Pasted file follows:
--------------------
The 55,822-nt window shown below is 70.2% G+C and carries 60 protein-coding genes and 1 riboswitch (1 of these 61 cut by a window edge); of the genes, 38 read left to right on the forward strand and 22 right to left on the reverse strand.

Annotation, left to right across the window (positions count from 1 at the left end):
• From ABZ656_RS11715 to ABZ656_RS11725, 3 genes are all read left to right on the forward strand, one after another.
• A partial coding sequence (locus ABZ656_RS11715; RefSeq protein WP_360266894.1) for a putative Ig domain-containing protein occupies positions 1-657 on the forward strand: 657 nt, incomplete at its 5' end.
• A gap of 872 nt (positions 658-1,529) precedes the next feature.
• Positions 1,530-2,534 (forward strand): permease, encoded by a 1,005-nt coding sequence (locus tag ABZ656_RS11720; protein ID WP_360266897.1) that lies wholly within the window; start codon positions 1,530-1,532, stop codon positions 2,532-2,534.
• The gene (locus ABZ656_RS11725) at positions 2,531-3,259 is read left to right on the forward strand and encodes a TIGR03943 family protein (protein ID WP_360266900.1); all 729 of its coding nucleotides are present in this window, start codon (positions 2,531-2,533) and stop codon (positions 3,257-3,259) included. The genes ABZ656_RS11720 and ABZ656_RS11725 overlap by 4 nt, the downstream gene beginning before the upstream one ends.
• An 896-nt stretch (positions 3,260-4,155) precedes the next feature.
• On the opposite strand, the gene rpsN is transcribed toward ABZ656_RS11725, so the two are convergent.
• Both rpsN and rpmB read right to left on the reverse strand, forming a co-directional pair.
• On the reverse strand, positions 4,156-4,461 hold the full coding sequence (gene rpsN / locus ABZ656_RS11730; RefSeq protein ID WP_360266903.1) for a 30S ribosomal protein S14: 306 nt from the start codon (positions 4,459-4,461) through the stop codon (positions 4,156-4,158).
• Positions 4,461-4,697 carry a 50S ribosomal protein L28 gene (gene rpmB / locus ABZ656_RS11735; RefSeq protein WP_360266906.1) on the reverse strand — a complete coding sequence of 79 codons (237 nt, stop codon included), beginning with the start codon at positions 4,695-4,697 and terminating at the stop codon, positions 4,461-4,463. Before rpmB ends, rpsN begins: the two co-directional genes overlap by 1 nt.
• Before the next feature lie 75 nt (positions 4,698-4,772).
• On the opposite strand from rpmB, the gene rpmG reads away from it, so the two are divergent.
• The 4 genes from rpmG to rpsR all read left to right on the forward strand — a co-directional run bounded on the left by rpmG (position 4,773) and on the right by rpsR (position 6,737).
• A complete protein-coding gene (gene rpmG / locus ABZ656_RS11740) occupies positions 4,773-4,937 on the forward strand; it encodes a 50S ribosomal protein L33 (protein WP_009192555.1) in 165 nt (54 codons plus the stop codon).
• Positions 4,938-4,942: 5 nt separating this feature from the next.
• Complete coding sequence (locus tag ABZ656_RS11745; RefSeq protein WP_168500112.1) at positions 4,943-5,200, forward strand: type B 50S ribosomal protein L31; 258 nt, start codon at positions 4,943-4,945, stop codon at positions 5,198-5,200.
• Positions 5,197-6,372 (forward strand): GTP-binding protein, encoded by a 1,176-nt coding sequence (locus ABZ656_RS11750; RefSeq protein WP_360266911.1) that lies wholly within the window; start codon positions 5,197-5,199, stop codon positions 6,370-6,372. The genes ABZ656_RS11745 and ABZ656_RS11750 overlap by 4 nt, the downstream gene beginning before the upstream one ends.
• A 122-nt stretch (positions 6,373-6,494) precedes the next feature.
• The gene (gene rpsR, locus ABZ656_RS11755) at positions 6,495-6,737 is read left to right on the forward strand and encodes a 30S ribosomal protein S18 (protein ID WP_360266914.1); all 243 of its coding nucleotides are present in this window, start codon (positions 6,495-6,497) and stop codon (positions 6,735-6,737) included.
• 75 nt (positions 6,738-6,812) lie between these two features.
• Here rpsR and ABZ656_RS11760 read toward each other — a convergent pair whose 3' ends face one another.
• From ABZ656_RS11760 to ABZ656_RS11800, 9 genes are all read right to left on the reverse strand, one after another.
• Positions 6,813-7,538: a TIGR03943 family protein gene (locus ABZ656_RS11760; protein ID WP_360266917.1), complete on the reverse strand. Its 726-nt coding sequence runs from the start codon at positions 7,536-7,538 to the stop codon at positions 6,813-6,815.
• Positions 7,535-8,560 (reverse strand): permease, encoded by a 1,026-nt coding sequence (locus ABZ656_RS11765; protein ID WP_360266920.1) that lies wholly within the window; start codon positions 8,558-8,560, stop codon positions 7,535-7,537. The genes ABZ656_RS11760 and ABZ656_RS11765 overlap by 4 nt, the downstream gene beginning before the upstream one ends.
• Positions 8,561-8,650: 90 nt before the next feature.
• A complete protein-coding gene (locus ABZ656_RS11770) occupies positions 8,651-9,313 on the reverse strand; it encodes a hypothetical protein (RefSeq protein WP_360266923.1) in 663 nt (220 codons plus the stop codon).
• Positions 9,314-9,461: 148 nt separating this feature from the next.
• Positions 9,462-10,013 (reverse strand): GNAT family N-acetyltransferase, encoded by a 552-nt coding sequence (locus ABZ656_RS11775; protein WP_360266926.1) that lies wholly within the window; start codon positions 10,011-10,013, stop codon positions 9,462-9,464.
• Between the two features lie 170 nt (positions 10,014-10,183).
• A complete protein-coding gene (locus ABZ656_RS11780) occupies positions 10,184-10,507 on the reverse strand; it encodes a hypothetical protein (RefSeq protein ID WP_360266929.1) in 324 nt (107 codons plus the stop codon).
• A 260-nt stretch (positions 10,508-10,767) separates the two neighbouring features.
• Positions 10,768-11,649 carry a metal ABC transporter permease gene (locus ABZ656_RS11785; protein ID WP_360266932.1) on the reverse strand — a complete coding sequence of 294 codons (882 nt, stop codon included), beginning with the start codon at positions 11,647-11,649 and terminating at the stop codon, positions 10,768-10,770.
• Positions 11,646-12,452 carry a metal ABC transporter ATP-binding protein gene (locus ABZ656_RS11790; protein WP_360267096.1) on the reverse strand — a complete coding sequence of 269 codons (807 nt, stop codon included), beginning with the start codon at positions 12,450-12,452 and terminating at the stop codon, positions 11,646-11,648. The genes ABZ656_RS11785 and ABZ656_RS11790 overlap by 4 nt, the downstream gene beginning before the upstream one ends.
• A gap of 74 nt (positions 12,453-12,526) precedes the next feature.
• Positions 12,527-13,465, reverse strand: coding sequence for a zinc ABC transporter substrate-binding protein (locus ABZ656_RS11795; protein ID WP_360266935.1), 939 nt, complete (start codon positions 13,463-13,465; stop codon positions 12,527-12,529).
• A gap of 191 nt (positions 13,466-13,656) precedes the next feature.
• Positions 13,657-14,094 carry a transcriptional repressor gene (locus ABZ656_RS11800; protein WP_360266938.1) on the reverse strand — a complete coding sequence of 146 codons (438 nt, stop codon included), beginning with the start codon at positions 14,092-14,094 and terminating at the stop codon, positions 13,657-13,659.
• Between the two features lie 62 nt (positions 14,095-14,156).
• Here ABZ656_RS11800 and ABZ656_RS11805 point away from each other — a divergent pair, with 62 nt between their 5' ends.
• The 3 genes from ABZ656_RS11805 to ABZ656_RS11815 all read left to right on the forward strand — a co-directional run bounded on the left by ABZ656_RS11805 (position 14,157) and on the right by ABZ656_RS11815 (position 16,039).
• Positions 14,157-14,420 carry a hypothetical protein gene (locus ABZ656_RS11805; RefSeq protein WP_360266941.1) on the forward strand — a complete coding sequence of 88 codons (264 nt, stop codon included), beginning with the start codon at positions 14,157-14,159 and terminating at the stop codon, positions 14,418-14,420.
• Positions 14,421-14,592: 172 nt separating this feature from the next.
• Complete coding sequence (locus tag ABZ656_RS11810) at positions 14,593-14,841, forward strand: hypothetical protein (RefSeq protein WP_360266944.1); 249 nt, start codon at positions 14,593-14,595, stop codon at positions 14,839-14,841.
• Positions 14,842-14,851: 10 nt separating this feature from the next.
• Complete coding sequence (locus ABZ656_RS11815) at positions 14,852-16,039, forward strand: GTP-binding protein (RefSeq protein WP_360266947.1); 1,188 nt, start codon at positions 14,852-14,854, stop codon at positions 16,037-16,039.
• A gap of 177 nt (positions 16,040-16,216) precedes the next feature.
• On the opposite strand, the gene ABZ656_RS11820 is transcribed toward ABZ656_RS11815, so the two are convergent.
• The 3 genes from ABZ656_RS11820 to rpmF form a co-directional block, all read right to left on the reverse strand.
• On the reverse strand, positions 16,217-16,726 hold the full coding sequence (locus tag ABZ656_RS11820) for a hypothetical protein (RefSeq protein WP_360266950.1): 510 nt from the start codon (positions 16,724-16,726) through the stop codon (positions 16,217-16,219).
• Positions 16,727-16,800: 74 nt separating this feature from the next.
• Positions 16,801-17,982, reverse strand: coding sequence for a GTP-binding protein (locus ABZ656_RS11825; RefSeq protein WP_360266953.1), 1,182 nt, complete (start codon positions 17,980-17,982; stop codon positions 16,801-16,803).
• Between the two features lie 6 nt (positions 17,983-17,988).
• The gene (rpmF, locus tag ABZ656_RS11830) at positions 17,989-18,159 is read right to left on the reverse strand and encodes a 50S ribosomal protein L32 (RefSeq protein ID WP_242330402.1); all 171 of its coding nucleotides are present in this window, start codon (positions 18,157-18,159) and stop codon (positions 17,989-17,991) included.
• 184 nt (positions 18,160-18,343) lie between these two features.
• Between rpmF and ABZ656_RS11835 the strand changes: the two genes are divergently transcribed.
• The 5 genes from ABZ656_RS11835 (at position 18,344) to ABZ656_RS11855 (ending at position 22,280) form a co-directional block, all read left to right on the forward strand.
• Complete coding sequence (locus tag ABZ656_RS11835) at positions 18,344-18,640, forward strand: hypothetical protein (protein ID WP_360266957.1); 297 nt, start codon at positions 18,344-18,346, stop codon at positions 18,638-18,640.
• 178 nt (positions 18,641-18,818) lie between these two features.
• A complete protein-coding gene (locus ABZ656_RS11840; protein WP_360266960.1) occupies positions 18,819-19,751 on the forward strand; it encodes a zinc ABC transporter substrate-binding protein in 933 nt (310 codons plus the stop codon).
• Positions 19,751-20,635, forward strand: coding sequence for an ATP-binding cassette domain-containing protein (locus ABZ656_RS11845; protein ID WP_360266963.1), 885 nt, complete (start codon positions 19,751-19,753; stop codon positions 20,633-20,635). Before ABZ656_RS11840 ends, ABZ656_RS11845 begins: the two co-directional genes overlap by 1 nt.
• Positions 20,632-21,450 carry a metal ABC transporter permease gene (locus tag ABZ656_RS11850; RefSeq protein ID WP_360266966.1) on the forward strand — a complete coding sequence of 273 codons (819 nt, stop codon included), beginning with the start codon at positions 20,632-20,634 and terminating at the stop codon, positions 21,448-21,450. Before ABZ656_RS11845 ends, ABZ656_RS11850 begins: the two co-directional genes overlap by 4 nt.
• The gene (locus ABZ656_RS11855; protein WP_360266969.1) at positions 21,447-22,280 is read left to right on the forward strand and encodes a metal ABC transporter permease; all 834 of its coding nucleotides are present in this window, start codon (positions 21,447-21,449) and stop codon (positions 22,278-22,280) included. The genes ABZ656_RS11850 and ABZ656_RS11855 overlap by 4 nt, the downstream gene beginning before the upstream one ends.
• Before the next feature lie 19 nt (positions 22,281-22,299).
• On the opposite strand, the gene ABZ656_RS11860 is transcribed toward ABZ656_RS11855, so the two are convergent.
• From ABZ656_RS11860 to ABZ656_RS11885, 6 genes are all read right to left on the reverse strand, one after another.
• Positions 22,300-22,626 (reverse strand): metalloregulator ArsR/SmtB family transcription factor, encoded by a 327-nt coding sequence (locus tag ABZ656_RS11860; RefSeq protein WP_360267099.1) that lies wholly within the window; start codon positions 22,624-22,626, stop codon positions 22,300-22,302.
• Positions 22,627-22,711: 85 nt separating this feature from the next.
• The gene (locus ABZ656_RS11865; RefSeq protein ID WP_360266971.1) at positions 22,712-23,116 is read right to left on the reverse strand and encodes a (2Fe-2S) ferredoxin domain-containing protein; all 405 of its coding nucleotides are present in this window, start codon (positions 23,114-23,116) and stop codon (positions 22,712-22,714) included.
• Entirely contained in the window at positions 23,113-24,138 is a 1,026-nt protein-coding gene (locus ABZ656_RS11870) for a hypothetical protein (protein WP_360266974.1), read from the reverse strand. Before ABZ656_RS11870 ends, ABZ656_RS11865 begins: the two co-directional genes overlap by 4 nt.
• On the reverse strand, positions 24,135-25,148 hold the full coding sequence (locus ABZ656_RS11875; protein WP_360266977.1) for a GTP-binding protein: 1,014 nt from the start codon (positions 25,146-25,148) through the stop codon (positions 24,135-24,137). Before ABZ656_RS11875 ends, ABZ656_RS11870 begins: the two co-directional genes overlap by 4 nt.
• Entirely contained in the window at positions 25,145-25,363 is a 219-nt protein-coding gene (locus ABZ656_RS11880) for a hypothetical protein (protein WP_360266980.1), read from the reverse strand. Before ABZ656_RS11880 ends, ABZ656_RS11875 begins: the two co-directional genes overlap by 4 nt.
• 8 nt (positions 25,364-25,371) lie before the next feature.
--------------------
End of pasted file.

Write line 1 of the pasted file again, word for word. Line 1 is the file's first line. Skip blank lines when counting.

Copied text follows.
The 55,822-nt window shown below is 70.2% G+C and carries 60 protein-coding genes and 1 riboswitch (1 of these 61 cut by a window edge); of the genes, 38 read left to right on the forward strand and 22 right to left on the reverse strand.